I’d never watched Game of Thrones. I’d heard good things – but I’d heard them from fantasy fans. Fanboys and fangirls alike were dedicating their Monday nights to group viewings of the HBO show. I was dedicating my Tuesday mornings to skimming through post after Facebook post about the previous night’s show, unengaged and disinterested.
I have to admit, however, that after the screening of the first episode of Game of Thrones as part of the TV Cultures course my interest was piqued. My assumptions about the show were based on genre and taste, but certainly not gender. Mythical creatures in faraway lands don’t usually float my boat. I couldn’t sit through even one Lord of the Rings, and Star Trek makes me shudder. But it was precisely the elements of Game of Thrones critiqued as being “boy fiction” that I enjoyed. Beasts balanced with boobs. Royal banquets bookended by orgies and incest.
“Beheadings, barbarians, bastards and boobs. We we f**king love Game of Thrones.”
Sure, the assumption that these elements of Game of Thrones are what keep the boys interested is probably well-founded, but the challenge to that assumption is clear in the plethora of online content written by female bloggers – not just fangirls and geek girls, but your Average Joeline as well.
In response to a NY Times criticism positing Game of Thrones as “boy fiction patronizingly turned out to reach the population’s other half”, a fan wrote:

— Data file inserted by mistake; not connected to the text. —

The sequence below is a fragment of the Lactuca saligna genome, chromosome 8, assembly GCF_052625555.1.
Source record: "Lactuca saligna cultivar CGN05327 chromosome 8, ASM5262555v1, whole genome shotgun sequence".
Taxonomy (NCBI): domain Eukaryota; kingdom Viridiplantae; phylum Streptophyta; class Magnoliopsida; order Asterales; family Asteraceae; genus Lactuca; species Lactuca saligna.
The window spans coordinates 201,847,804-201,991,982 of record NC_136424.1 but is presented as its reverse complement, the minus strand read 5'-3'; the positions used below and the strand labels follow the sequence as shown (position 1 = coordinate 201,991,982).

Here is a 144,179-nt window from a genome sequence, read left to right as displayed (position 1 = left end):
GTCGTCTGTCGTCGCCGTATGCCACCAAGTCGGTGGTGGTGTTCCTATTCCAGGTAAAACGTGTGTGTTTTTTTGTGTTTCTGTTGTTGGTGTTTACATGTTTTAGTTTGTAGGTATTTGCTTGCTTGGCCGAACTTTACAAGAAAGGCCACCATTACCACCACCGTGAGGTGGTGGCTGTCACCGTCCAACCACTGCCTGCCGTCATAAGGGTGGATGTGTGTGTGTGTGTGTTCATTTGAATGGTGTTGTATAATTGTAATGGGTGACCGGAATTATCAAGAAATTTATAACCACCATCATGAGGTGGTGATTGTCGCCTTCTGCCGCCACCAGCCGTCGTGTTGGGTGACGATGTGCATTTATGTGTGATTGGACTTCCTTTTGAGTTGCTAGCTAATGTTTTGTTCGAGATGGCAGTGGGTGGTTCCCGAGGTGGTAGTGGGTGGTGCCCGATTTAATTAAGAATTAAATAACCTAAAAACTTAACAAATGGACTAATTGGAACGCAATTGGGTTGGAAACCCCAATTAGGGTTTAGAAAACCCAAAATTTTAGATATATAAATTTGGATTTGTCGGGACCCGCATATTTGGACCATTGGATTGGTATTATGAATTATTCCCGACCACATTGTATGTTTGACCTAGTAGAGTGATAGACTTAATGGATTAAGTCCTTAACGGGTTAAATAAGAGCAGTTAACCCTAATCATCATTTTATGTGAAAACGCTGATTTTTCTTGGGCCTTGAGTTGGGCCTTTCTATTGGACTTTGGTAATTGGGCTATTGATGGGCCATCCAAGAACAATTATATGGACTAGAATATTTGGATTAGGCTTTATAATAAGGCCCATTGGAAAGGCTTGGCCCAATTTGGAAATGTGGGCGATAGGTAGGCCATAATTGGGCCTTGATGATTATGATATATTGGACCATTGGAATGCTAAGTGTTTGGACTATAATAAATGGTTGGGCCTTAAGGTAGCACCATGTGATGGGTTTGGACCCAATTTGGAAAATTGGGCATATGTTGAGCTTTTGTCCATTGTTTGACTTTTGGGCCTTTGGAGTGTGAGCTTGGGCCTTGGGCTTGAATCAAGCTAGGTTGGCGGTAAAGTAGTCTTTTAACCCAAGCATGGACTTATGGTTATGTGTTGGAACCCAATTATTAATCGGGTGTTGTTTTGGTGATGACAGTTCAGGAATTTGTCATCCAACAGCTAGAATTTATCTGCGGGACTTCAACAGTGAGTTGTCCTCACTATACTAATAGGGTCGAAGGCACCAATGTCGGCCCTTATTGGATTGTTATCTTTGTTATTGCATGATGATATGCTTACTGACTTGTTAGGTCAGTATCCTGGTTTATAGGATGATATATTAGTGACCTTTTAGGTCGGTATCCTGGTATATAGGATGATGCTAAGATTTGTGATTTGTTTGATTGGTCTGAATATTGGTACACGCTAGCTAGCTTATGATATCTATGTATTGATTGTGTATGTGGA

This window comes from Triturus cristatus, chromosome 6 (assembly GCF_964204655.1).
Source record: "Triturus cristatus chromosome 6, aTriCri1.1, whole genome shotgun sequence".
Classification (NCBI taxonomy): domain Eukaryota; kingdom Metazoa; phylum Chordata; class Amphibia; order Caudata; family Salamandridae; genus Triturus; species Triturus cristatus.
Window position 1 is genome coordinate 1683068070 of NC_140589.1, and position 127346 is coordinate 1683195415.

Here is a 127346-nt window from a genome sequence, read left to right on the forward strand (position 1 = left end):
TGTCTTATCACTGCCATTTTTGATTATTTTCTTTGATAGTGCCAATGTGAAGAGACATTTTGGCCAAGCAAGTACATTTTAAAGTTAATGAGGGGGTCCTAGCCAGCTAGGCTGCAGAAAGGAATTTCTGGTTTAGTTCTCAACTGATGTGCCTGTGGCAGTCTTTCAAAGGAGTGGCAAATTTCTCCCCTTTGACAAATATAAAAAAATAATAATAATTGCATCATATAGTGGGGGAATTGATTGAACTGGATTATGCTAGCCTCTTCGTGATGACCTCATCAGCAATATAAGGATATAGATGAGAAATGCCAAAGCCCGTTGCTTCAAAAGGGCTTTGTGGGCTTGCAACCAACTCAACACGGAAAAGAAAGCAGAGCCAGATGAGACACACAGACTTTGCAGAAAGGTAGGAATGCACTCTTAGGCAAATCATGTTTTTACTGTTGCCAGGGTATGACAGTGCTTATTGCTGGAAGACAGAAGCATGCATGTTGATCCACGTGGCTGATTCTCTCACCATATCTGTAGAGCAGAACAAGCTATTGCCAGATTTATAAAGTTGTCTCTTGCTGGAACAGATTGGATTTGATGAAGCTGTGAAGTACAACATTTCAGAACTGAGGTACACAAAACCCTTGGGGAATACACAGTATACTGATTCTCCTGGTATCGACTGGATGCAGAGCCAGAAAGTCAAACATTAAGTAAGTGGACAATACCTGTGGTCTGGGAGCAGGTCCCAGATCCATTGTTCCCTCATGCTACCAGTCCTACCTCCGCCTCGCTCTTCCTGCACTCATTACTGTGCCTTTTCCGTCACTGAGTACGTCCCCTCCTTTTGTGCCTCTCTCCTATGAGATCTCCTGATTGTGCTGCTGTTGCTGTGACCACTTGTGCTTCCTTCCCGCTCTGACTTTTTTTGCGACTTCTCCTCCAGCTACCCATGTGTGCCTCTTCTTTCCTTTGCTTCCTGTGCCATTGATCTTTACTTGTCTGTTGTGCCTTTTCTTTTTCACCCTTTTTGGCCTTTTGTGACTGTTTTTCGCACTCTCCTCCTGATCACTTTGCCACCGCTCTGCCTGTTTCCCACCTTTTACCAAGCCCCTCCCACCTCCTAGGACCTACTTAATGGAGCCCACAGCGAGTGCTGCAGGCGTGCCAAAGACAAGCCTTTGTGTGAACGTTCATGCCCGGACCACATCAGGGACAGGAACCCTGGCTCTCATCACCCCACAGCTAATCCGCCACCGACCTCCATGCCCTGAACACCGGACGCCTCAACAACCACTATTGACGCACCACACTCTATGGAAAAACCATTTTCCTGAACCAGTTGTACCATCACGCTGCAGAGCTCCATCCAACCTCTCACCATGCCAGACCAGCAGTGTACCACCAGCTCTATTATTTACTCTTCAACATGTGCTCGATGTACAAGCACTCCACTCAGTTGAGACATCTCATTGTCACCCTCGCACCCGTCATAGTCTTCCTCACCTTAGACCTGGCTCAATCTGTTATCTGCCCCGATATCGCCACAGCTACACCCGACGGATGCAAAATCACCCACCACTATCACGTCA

“This made me shriek…and nearly toss my laptop across the room… I find the terms ‘girl fiction’ and ‘boy fiction’ offensive and needlessly discriminating.”
Maybe I’ll give Game of Thrones another go. Episode 2 Season 1 leaves me plenty of time to get hooked (and plenty of time to escape!). Perhaps fantasy isn’t so bad. Perhaps fanatic friends are not geeks. And perhaps the show doesn’t appeal because of gender, but because it’s full of good stuff. Perhaps.
McNutt, M (2011) ‘Questions of Taste: Dissecting the Dissection of Early Reviews of HBO’s Game of Thrones’, blog, 9 April, Cultural Learnings, viewed 5 September 2012, <http://cultural-learnings.com/2011/04/09/questions-of-taste-dissecting-the-dissection-of-early-reviews-of-hbos-game-of-thrones/>.
Taillefer, C (2011) ‘Game of Thrones? More like Game of Bones. As in ‘boners’.’ blog, 15 April, Bibliotech, viewed 31 August 2012, <http://celinetaillefer.blogspot.com/2011/04/game-of-thrones-more-like-game-of-bones.html>.